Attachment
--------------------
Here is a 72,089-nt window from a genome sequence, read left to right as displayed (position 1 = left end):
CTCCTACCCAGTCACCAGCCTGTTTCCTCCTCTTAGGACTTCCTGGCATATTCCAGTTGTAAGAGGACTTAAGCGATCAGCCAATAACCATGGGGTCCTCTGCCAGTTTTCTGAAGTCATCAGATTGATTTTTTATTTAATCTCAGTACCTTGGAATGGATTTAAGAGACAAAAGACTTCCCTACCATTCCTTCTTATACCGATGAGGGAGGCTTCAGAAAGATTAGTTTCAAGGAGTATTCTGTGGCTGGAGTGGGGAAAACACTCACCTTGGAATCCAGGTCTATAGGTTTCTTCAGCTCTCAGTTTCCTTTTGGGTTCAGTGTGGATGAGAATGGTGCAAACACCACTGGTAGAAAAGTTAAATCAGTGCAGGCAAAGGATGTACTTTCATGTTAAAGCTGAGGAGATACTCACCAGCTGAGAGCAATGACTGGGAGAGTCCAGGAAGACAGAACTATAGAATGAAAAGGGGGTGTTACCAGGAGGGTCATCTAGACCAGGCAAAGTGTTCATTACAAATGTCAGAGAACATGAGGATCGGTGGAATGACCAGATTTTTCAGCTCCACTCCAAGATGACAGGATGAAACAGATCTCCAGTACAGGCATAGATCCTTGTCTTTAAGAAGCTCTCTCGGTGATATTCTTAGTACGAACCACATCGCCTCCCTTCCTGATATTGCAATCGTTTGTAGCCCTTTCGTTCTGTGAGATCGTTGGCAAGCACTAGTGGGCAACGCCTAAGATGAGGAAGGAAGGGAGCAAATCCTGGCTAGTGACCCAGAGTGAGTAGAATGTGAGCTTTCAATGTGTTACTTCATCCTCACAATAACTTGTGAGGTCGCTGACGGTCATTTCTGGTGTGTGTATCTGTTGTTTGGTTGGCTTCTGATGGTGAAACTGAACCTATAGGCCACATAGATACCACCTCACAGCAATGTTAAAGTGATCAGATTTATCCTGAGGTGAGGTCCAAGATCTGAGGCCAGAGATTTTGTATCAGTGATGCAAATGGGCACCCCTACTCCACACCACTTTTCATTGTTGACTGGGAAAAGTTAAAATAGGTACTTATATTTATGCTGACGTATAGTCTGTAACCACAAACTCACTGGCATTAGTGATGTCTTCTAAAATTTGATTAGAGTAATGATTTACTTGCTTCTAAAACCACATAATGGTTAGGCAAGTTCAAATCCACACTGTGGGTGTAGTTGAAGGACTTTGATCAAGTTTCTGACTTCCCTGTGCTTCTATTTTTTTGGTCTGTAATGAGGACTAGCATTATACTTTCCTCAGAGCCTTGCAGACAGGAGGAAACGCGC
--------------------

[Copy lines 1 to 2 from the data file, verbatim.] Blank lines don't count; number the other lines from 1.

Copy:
Here is a 72,089-nt window from a genome sequence, read left to right as displayed (position 1 = left end):
CTCCTACCCAGTCACCAGCCTGTTTCCTCCTCTTAGGACTTCCTGGCATATTCCAGTTGTAAGAGGACTTAAGCGATCAGCCAATAACCATGGGGTCCTCTGCCAGTTTTCTGAAGTCATCAGATTGATTTTTTATTTAATCTCAGTACCTTGGAATGGATTTAAGAGACAAAAGACTTCCCTACCATTCCTTCTTATACCGATGAGGGAGGCTTCAGAAAGATTAGTTTCAAGGAGTATTCTGTGGCTGGAGTGGGGAAAACACTCACCTTGGAATCCAGGTCTATAGGTTTCTTCAGCTCTCAGTTTCCTTTTGGGTTCAGTGTGGATGAGAATGGTGCAAACACCACTGGTAGAAAAGTTAAATCAGTGCAGGCAAAGGATGTACTTTCATGTTAAAGCTGAGGAGATACTCACCAGCTGAGAGCAATGACTGGGAGAGTCCAGGAAGACAGAACTATAGAATGAAAAGGGGGTGTTACCAGGAGGGTCATCTAGACCAGGCAAAGTGTTCATTACAAATGTCAGAGAACATGAGGATCGGTGGAATGACCAGATTTTTCAGCTCCACTCCAAGATGACAGGATGAAACAGATCTCCAGTACAGGCATAGATCCTTGTCTTTAAGAAGCTCTCTCGGTGATATTCTTAGTACGAACCACATCGCCTCCCTTCCTGATATTGCAATCGTTTGTAGCCCTTTCGTTCTGTGAGATCGTTGGCAAGCACTAGTGGGCAACGCCTAAGATGAGGAAGGAAGGGAGCAAATCCTGGCTAGTGACCCAGAGTGAGTAGAATGTGAGCTTTCAATGTGTTACTTCATCCTCACAATAACTTGTGAGGTCGCTGACGGTCATTTCTGGTGTGTGTATCTGTTGTTTGGTTGGCTTCTGATGGTGAAACTGAACCTATAGGCCACATAGATACCACCTCACAGCAATGTTAAAGTGATCAGATTTATCCTGAGGTGAGGTCCAAGATCTGAGGCCAGAGATTTTGTATCAGTGATGCAAATGGGCACCCCTACTCCACACCACTTTTCATTGTTGACTGGGAAAAGTTAAAATAGGTACTTATATTTATGCTGACGTATAGTCTGTAACCACAAACTCACTGGCATTAGTGATGTCTTCTAAAATTTGATTAGAGTAATGATTTACTTGCTTCTAAAACCACATAATGGTTAGGCAAGTTCAAATCCACACTGTGGGTGTAGTTGAAGGACTTTGATCAAGTTTCTGACTTCCCTGTGCTTCTATTTTTTTGGTCTGTAATGAGGACTAGCATTATACTTTCCTCAGAGCCTTGCAGACAGGAGGAAACGCGC